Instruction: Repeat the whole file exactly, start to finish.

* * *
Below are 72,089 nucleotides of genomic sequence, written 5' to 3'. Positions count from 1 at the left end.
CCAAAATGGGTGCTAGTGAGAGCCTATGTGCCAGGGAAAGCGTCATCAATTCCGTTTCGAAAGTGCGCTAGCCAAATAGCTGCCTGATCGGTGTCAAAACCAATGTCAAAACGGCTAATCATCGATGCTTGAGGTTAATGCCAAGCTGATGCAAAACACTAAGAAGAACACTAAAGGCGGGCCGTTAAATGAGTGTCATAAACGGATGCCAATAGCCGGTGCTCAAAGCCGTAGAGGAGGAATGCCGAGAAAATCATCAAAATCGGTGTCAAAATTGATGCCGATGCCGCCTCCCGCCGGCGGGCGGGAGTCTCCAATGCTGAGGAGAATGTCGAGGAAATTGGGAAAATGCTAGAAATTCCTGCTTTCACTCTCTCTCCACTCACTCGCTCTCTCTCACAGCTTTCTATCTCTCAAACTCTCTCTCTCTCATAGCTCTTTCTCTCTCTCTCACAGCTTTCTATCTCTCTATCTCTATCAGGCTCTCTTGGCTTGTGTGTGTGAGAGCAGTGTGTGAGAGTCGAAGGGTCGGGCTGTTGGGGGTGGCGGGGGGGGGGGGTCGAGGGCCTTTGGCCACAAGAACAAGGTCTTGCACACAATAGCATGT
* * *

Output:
Below are 72,089 nucleotides of genomic sequence, written 5' to 3'. Positions count from 1 at the left end.
CCAAAATGGGTGCTAGTGAGAGCCTATGTGCCAGGGAAAGCGTCATCAATTCCGTTTCGAAAGTGCGCTAGCCAAATAGCTGCCTGATCGGTGTCAAAACCAATGTCAAAACGGCTAATCATCGATGCTTGAGGTTAATGCCAAGCTGATGCAAAACACTAAGAAGAACACTAAAGGCGGGCCGTTAAATGAGTGTCATAAACGGATGCCAATAGCCGGTGCTCAAAGCCGTAGAGGAGGAATGCCGAGAAAATCATCAAAATCGGTGTCAAAATTGATGCCGATGCCGCCTCCCGCCGGCGGGCGGGAGTCTCCAATGCTGAGGAGAATGTCGAGGAAATTGGGAAAATGCTAGAAATTCCTGCTTTCACTCTCTCTCCACTCACTCGCTCTCTCTCACAGCTTTCTATCTCTCAAACTCTCTCTCTCTCATAGCTCTTTCTCTCTCTCTCACAGCTTTCTATCTCTCTATCTCTATCAGGCTCTCTTGGCTTGTGTGTGTGAGAGCAGTGTGTGAGAGTCGAAGGGTCGGGCTGTTGGGGGTGGCGGGGGGGGGGGGTCGAGGGCCTTTGGCCACAAGAACAAGGTCTTGCACACAATAGCATGT